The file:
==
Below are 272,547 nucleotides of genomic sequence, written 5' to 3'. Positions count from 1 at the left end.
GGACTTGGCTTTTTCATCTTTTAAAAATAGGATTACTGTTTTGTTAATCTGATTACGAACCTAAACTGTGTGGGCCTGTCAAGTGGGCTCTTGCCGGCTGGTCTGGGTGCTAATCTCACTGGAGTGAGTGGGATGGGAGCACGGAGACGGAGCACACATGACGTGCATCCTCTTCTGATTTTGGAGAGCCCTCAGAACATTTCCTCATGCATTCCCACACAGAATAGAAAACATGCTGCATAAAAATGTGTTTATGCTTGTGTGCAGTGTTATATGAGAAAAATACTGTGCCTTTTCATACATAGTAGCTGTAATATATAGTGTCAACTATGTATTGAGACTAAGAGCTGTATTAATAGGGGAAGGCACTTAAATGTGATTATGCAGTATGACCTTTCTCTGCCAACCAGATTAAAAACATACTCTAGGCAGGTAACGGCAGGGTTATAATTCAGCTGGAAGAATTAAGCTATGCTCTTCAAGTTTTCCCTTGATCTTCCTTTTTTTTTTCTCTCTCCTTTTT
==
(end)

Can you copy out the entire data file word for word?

Below are 272,547 nucleotides of genomic sequence, written 5' to 3'. Positions count from 1 at the left end.
GGACTTGGCTTTTTCATCTTTTAAAAATAGGATTACTGTTTTGTTAATCTGATTACGAACCTAAACTGTGTGGGCCTGTCAAGTGGGCTCTTGCCGGCTGGTCTGGGTGCTAATCTCACTGGAGTGAGTGGGATGGGAGCACGGAGACGGAGCACACATGACGTGCATCCTCTTCTGATTTTGGAGAGCCCTCAGAACATTTCCTCATGCATTCCCACACAGAATAGAAAACATGCTGCATAAAAATGTGTTTATGCTTGTGTGCAGTGTTATATGAGAAAAATACTGTGCCTTTTCATACATAGTAGCTGTAATATATAGTGTCAACTATGTATTGAGACTAAGAGCTGTATTAATAGGGGAAGGCACTTAAATGTGATTATGCAGTATGACCTTTCTCTGCCAACCAGATTAAAAACATACTCTAGGCAGGTAACGGCAGGGTTATAATTCAGCTGGAAGAATTAAGCTATGCTCTTCAAGTTTTCCCTTGATCTTCCTTTTTTTTTTCTCTCTCCTTTTT